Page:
Teachers also differ in the way they treat their students.
Some teachers would set standards that are difficult to achieve while others know how to calibrate their standards to give even the slowest of learners a chance to succeed. There are teachers who have “one-size-fits-all” mentality thinking that educational processes and approaches to teaching and learning are standard and could not be tailored to meet individual needs. Conversely, they have counterparts who understand that students have different learning styles, abilities, and personal backgrounds. They know that they must recognize the uniqueness of each student (or groups of students) and differentiate their methods and strategies as teachers. These teachers don’t believe that standards are absolute.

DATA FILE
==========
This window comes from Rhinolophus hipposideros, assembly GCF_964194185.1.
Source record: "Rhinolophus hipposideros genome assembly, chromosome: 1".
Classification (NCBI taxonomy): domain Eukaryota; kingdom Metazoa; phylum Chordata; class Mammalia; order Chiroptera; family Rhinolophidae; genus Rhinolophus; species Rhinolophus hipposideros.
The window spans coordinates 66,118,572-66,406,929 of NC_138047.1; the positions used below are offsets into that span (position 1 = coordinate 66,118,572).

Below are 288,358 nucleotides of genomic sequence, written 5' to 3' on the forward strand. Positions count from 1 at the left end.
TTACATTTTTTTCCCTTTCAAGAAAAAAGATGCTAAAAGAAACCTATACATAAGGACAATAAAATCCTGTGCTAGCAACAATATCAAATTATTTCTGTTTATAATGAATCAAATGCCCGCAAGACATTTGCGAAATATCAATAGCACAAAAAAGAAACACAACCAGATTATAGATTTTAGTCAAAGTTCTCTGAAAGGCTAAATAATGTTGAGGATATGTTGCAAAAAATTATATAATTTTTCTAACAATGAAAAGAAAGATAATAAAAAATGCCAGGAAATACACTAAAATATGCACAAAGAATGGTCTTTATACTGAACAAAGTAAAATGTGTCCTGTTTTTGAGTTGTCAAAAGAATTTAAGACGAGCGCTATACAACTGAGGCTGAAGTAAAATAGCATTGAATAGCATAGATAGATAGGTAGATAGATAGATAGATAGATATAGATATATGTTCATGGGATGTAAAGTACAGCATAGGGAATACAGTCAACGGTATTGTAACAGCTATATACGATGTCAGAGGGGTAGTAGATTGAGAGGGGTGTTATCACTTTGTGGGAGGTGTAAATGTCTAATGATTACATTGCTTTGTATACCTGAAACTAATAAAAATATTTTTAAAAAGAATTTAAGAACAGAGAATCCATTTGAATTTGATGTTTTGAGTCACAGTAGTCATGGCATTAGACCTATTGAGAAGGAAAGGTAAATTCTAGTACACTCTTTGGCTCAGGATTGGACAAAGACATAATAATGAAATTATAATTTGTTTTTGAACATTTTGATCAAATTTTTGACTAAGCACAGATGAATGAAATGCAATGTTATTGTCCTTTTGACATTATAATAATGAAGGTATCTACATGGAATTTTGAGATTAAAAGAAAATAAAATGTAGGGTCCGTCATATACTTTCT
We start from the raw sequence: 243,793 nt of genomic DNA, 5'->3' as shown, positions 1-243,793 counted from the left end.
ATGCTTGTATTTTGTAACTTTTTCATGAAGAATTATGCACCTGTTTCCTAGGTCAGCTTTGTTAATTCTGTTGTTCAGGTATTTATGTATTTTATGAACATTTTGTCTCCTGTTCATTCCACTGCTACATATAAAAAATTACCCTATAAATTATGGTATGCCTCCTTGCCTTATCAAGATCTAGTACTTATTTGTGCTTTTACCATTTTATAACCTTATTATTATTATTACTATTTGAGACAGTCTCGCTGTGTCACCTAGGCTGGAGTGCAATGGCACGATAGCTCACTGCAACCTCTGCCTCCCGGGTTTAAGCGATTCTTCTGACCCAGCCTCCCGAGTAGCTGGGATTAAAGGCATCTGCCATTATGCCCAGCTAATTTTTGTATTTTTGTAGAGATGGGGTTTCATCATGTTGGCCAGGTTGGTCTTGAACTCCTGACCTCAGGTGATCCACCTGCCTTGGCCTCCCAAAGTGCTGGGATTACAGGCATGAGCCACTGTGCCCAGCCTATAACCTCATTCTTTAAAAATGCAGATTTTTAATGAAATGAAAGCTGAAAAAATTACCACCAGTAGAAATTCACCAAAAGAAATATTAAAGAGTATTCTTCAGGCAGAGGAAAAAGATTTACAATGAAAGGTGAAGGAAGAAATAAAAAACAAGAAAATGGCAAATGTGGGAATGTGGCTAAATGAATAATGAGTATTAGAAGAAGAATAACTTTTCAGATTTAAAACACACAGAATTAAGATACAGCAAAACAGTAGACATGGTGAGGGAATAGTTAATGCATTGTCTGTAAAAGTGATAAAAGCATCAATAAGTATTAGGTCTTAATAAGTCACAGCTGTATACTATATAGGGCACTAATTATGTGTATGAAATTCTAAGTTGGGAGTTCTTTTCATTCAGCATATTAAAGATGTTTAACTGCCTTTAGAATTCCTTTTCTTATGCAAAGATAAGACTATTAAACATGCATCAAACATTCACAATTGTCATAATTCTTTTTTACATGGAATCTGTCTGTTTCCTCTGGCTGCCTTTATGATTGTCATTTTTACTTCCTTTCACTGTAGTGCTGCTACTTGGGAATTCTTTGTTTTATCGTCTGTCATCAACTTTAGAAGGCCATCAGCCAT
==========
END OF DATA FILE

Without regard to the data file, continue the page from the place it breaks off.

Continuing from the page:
Describing how teachers are different from one another could boil down to the following statements: 1. There are teachers who display both passion and compassion – they are passionate about their job and compassionate to their students; 2. There are teachers who have only one of the two; and 3. There are teachers who do not have both.
And again, if you are a teacher reading this, here is another question for you, “Which of the three statements in the paragraph above applies to you?”
If it’s the third one, you could be in the wrong profession. Think about it.
Now, let’s try to find out why teachers are not the same.
In doing so, let’s answer the following questions:
“Why do teachers view their profession (or approach teaching) differently?”
“Why do they have different work attitudes?”
“Why are some passionate with their job and compassionate to their students while the others are not?”